- The Washington Times - Friday, March 28, 2003

With the baseball season looming, for better or for worse, we'll have another set of larger than life jocks to cheer or jeer, as the mood strikes. Swing that bat, Barry! Hum that pea, Randy! Date every actress in Hollywood and New York, Derek!
It's worth remembering, though, that we shouldn't fall victim to the fallacy that superstars also are super people, because too often they aren't. The latest case is Kirby Puckett. Then there's always Pete Rose, aka Old Unfaithful among the duplicity set.
This is not to say that athletes are any worse than the rest of us when it comes to foibles. In fact, they're just like the rest of us some good stuff, some bad stuff and a lot of stuff in between.
It's called being human.
In the last four decades, you can't find ballplayers more cherished by the multitudes than Rose and Puckett. Both hustled nonstop on the field (and apparently off the field, too, but that's another story). Both said the right things to the media. Both were downright cute Pete because he was so single-minded about the game and so simple-minded otherwise and Kirby because he was chubby, bald and a terrific hitter.
They seemed to symbolize everything good about baseball, at least as many of us used to visualize it in the days when the top players made $100,000 a year rather than $10million.
Now let's flash forward through 30 or 40 summers and winters of our discontent with rounders.
Pete Rose, chronic gambler and convicted tax evader, turns down an invitation to sit in the owner's box on Opening Day at Cincinnati's new ballpark because, it is speculated, he wants to do nothing that might jeopardize his chances of being reinstated by pseudo commissioner Bud Selig. Charlie Hustler obviously felt that doing so would be too risky a bet.
Kirby Puckett, the lovable Teddy bear whose playing days were ended abruptly by glaucoma in 1996, probably wouldn't be able to attend the Twins' opener if he wanted to; he is on trial in Minnesota on charges of sexual assault by a woman who claims he fondled her and attempted to drag her into a men's room.
This is the latest negative note in a careening post-career life that has seen him gain a great deal of weight and lose a great deal of luster in the eyes of those who idolized him. Kirby, it is said, cheated on his wife so often that she left him. Not only that, it is said, he cheated just as much on his longtime mistress.
Last week Sports Illustrated ran a story titled "The Secret Life of Kirby Puckett," accompanied by cover photos of the young, adorable Kirby and the gloomy, flat-out fat current version. As with Rose, we feel perhaps unwarranted sympathy for him because with his downfall, many of our illusions also crashed.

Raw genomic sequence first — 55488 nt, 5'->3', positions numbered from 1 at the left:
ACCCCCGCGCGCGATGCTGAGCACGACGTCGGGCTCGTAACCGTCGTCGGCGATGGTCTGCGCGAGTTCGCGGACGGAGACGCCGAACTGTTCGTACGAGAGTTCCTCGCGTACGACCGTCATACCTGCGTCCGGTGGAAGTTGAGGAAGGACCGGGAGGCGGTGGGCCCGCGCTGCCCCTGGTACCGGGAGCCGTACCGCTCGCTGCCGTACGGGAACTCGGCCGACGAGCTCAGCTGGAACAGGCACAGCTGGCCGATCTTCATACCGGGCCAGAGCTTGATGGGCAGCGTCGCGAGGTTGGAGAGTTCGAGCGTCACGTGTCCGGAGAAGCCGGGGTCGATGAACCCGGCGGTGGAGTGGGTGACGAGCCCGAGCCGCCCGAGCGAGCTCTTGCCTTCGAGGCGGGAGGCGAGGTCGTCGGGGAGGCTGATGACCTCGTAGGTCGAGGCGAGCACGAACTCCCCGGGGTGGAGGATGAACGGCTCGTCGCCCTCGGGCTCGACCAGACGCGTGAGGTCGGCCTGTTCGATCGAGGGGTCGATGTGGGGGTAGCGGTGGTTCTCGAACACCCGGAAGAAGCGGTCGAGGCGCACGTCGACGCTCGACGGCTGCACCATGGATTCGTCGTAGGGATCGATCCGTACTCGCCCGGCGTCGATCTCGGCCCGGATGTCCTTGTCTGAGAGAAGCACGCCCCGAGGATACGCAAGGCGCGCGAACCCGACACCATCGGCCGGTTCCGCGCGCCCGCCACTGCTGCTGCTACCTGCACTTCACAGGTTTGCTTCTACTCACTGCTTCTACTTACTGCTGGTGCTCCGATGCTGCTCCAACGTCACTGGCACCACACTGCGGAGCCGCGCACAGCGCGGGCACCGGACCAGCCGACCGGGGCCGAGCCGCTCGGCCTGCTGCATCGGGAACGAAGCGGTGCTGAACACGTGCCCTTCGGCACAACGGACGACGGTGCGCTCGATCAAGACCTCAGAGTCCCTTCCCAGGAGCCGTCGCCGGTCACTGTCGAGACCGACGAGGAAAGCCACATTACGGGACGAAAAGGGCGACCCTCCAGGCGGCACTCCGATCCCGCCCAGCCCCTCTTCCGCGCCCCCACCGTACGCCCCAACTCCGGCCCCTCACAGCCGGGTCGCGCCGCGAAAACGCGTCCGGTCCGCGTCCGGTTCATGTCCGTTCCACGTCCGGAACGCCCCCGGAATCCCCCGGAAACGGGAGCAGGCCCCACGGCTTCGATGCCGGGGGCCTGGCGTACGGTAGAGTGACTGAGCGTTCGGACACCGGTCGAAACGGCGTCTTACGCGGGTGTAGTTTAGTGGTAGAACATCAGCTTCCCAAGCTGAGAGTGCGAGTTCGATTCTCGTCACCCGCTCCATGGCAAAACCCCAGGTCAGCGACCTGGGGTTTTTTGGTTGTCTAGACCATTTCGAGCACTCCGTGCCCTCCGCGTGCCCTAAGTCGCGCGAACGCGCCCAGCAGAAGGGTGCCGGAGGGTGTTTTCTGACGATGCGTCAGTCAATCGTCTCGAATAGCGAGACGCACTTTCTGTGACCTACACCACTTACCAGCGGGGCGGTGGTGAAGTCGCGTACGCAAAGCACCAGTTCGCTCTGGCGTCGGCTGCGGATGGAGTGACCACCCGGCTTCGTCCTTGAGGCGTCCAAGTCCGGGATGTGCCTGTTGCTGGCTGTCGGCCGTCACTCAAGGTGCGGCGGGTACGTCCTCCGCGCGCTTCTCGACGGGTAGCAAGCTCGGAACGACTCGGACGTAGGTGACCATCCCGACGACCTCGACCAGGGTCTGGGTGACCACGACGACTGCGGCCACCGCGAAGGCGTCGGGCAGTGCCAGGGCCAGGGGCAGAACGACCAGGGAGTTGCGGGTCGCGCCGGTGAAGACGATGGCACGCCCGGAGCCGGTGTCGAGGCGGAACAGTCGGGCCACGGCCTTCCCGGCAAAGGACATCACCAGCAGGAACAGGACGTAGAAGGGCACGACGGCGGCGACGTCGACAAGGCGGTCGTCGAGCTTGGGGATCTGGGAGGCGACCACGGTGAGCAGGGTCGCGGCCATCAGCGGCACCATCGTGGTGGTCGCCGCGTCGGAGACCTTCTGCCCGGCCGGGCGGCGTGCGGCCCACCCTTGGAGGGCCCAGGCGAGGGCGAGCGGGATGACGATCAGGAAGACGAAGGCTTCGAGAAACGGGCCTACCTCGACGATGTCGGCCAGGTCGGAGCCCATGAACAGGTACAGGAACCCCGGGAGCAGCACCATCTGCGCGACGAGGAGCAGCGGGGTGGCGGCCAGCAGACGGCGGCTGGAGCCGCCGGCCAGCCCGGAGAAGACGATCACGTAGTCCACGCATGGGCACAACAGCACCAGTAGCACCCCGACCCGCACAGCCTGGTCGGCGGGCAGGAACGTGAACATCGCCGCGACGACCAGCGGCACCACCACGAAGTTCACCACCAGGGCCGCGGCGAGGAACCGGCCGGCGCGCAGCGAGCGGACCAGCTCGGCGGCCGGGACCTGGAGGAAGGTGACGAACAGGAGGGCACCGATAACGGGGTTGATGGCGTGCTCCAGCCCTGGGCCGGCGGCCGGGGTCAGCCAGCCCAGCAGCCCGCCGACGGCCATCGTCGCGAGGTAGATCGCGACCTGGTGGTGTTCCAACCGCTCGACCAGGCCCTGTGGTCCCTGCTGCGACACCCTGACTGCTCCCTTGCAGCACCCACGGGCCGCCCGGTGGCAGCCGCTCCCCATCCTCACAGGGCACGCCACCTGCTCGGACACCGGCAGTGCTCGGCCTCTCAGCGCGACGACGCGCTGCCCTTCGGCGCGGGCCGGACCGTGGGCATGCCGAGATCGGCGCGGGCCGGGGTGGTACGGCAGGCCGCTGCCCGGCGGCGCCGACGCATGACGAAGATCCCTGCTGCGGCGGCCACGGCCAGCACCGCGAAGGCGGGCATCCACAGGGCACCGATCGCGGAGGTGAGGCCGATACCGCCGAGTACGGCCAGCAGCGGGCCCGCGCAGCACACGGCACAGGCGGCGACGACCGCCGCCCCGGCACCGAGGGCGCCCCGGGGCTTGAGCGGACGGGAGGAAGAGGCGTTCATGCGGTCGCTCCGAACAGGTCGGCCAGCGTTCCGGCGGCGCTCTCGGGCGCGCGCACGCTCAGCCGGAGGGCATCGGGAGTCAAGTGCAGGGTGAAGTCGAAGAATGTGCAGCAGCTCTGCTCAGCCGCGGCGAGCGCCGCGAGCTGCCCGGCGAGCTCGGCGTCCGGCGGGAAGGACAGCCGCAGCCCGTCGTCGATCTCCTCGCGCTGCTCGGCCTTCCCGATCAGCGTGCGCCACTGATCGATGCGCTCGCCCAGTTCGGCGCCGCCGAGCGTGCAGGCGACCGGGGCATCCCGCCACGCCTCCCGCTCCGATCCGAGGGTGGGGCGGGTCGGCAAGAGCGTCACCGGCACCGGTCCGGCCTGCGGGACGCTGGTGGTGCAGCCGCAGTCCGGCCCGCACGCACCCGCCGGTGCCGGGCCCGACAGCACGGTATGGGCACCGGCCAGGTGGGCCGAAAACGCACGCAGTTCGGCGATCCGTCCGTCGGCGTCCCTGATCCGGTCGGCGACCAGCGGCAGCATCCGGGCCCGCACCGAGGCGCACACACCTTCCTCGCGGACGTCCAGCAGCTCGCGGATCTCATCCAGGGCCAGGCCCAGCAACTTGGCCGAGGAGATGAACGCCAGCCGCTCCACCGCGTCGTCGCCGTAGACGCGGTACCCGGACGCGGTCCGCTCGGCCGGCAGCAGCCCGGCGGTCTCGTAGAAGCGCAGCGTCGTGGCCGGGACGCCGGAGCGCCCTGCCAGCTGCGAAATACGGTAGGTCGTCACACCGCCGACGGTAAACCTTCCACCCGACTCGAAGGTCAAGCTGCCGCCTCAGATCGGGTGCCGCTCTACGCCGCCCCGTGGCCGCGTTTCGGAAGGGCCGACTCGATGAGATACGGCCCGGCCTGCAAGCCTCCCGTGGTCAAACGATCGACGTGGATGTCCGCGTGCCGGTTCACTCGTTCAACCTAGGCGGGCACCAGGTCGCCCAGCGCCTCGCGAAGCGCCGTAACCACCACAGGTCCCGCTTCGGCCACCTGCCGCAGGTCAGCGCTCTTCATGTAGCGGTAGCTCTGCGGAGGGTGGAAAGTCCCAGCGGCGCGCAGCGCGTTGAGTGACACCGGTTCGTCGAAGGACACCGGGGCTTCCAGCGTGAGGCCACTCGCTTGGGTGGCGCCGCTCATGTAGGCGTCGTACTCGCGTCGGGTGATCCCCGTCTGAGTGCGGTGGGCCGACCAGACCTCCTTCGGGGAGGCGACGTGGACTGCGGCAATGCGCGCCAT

There is ample precedent. There have been suggestions and/or evidence in subsequent years that Babe Ruth was a constant womanizer, Lou Gehrig a surly loner, Joe DiMaggio a self-centered prig, Mickey Mantle a galloping alcoholic.
Do trusting fans acknowledge that these pinstriped immortals had entire bodies of clay? In most cases, of course not. Why, just look at those monuments and memorials beyond the outfield walls at Yankee Stadium …
And consider the greatest example of all that our heroes can let us down. Once he sprinted through airports and leaped through air into rental cars; later he led a squadron of police cars along a Los Angeles freeway in his white Bronco; still later he tried on a glove while a nation watched, agog. The O.J. Simpson trial divided America in a way that recalled the bad, old days when Jim Crow strode the land.
I prefer to remember O.J. with a football under his arm, shaking off tacklers like small children on behalf of Southern Cal or the Buffalo Bills in other words, at his best rather than at his worst or most dubious.
I feel the same about Pete Rose, Kirby Puckett and all the icons to come. If their athletic skills warrant our admiration, so be it. We don't need to elevate them as human beings, too, because surely they are less perfect somewhere else.
Writer Frank Deford put it well at the end of his SI piece on Puckett: "How much, it seems, we need to lionize boys and men who play games so much better than we do."
Often we forget that our sports heroes are doing just that playing games and when real life intrudes, many of them hide their heads in the sand of a fantasy world. But that doesn't mean we have to join them.

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